Palestinians say the route of the wall has been set in such a way that it grabs land that could have been included in a future Palestinian state.
A report by Stop the Wall, a Palestinian coalition of NGOs opposed to the wall, said that in 2007 alone, Israel demolished more than 160 houses and appropriated more than 3,000 dunnums (3sq km) of land in the Palestinian West Bank in its construction of the wall.
The barrier is planned to be 790km long.
Diskin's comments come as Binyamin Netanyahu, the Israeli prime minister, faced renewed pressure from the US to halt Israel's settlement building activity.
Netanyahu was in Washington, his first visit there since taking office, for talks with Barack Obama, the US president.
He also held talks with John Kerry, chairman of the US Senate Foreign Relations Committee.
"I emphasised to the prime minister the importance of moving forward, especially in respect to the settlement issue," Kerry said after the meeting.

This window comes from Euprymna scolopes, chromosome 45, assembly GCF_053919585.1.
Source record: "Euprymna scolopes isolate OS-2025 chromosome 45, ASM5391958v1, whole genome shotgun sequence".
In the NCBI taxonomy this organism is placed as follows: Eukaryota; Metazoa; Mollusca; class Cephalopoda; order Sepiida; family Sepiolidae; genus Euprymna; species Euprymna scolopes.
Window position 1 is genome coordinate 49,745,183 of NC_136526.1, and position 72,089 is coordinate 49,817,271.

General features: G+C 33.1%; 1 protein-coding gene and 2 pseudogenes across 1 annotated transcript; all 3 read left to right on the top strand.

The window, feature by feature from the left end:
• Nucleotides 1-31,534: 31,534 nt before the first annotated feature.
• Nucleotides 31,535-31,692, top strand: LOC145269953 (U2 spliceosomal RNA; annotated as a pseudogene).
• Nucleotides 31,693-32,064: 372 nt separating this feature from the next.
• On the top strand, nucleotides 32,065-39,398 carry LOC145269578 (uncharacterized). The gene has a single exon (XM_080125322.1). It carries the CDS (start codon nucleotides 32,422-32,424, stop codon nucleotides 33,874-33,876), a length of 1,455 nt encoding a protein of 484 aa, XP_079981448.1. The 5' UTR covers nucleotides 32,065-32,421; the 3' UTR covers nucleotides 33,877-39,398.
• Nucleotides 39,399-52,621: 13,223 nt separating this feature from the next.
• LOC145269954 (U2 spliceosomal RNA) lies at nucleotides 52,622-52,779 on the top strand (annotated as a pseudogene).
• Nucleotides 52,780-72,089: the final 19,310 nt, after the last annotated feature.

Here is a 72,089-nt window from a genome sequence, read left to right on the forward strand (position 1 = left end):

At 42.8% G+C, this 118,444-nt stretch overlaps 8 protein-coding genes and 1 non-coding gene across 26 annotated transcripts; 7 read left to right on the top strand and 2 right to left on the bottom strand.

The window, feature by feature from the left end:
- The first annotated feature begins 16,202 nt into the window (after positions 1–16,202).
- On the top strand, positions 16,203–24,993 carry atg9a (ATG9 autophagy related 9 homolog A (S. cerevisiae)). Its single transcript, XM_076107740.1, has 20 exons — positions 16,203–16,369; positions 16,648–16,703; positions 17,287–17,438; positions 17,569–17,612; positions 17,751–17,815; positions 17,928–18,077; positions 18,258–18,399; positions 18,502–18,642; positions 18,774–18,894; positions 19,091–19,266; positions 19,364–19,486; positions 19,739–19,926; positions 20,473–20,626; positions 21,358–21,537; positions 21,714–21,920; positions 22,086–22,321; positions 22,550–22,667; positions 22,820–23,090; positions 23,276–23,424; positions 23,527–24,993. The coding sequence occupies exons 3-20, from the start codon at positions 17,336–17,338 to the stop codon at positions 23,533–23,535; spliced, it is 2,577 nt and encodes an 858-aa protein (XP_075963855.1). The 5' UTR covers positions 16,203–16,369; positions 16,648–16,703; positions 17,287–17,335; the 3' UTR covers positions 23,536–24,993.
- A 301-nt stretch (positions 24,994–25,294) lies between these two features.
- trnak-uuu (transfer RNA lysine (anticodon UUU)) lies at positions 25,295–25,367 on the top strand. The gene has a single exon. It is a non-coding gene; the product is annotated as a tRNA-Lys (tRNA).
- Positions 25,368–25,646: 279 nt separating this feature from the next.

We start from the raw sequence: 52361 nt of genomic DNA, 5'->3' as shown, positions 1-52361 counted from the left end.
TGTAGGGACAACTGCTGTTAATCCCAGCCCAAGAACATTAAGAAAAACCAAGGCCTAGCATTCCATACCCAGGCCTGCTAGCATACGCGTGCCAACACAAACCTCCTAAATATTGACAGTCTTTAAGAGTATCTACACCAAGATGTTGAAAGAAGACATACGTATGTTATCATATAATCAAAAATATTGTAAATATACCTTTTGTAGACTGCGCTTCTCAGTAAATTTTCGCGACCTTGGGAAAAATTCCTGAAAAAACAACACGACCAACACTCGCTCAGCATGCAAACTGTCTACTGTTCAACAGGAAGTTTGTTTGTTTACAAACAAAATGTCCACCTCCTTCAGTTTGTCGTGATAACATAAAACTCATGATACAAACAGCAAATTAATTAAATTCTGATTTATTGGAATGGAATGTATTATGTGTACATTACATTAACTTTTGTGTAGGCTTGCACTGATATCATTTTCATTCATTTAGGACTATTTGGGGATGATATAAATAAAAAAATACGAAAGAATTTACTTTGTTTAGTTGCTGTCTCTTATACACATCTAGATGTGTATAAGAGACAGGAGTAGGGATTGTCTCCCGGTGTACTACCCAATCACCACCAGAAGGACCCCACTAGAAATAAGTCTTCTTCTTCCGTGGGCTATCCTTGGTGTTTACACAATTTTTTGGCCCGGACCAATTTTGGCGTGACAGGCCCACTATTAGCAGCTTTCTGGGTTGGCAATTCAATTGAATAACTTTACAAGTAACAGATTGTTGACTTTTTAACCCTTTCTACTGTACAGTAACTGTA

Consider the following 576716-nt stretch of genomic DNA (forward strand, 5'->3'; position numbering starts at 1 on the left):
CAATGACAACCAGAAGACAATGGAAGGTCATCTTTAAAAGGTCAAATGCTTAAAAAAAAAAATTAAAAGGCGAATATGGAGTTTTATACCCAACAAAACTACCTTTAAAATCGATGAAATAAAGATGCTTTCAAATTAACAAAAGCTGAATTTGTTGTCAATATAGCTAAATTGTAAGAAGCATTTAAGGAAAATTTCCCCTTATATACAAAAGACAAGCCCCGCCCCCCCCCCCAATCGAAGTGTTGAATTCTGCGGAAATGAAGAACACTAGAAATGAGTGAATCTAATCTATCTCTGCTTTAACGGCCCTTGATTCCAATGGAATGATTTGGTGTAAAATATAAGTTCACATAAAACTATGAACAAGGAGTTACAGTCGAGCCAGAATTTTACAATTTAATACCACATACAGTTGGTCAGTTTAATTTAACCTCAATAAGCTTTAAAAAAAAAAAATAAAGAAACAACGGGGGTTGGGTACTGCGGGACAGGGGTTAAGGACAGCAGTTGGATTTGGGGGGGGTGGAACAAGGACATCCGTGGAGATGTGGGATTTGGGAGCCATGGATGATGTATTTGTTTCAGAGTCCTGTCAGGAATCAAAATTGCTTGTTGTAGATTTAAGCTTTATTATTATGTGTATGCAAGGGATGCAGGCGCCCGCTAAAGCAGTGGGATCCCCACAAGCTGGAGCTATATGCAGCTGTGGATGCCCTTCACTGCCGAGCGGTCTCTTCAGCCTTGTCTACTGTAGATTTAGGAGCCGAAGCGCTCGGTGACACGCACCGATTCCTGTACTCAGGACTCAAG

The building of Jewish settlements in the West Bank, illegal under international law, is widely seen as an impediment to peace.
Netanyahu, who heads a right-leaning coalition, has resisted calls to freeze the expansion of Jewish settlements.
Meanwhile, Israel carried out six overnight air raids in Gaza, targeting tunnels along the border between the Palestinian territory and Egypt.
Two metal workshops were reportedly hit and medical services said that four people were injured.
The attacks followed several hours after a rocket fired from the Palestinian territory struck inside an Israeli town.